The Role of Safety Advisor in Organisations

The Role of Safety Advisor in Organisations – Essential Reading

measuring safetyWhilst everyone wants to do ‘safety differently’, it is not likely that reform will come within. The paradigm of safety with its primary focus on measurement actually mitigates any hope of innovation, creativity or critical thinking. If safety is now the official ‘counting house’ it is not likely that one of the counters will be able to step beyond counting to innovating. It has got to the stage where no-one in an organization expects critical thinking or creativity to come from the mechanic of objects and checklists. The mentality of measurement is now so ingrained in the safety industry that training has become little more than social reproduction, not education (; ). The safety mindset of counting cannot encourage innovation, it can only reproduce itself. Questioning of current safety paradigms are interpreted as being anti-safety. With a binary construct (how many people do you want to kill today?) there can be only reproduction not innovation. But is this where safety people want to go? Is the role of a safety advisor any more than counting and checklisting? How can safety people break from this dead trajectory? Wouldn’t it be nice if safety advisors were looked to in organisations for wisdom, discernment, critical thinking and counsel (advice)?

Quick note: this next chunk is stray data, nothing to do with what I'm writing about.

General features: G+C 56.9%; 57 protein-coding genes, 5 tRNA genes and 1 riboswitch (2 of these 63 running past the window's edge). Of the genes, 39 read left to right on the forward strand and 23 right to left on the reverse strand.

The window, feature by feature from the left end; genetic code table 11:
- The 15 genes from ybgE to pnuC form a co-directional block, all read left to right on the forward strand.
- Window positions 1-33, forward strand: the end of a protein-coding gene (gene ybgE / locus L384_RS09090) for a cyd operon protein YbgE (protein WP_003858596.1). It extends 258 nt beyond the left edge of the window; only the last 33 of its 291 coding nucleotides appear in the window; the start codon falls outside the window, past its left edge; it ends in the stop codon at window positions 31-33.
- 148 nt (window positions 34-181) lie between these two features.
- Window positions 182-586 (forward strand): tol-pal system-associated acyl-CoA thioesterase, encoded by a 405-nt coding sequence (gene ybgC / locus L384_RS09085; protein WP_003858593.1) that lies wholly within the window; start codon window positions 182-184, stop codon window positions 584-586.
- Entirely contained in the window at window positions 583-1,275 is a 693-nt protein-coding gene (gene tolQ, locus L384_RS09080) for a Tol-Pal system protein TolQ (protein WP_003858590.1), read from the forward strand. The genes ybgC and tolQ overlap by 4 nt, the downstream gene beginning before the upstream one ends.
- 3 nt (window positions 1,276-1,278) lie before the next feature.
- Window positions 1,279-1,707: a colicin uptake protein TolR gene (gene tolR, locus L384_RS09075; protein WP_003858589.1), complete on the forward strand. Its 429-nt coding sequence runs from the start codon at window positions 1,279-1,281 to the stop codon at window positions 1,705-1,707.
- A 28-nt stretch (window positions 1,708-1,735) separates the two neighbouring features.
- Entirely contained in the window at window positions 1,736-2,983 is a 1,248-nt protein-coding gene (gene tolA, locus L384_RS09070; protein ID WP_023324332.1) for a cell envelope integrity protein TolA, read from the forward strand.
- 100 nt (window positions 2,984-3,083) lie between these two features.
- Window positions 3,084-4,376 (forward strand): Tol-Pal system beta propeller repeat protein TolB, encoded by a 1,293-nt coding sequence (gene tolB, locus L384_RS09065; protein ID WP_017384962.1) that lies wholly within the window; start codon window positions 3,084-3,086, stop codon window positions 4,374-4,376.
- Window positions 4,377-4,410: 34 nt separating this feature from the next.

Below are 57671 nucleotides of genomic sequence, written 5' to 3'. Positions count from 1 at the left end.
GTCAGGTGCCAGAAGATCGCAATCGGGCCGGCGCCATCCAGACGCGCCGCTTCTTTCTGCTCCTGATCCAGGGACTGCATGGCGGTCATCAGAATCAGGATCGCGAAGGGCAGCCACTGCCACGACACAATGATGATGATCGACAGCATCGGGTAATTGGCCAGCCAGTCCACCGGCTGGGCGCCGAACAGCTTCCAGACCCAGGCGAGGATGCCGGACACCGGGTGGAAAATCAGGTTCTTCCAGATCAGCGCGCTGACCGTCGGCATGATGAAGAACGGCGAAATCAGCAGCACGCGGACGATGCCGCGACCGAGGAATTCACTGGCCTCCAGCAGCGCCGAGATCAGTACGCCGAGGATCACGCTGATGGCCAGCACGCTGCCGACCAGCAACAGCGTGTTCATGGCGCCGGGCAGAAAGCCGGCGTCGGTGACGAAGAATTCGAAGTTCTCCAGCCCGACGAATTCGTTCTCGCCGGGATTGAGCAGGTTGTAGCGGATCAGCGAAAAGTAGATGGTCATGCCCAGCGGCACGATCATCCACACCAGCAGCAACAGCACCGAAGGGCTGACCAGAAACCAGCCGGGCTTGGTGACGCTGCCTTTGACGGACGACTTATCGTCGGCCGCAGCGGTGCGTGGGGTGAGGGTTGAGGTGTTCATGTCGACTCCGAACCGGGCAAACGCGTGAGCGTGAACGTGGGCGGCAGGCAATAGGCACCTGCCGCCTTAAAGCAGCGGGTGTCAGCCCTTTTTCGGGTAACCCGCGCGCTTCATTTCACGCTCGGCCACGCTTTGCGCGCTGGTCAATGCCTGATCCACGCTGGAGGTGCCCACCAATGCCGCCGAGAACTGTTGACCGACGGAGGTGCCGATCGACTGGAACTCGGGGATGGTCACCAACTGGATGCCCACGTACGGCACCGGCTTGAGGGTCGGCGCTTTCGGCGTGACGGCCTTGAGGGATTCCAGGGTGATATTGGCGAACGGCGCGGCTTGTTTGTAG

Unfortunately, there is no hope offered from the risk aversion camp, zero harm offers no hope for reform or ‘safety differently’. Its very methods mitigate any change of learning and education. So, is there any hope for the safety advisor? Yes there is, but it is a bold challenge and requires a new way of acting in the role of safety advising, a role of leading in counsel not counting. Safety advising needs to be based on the following principles if it ever wants to make a ‘difference’.

Critical principles for role of safety advisor:

Safety Advisor Zero Harm Crusader
Helping Controlling
People-centred Object-centred
Open processes Closed processes
Facilitating Telling
Supporting Dictating
Organic Mechanistic
Narrative Counting
Culture Institution
Relationships Behaviourism
Learning Indoctrination

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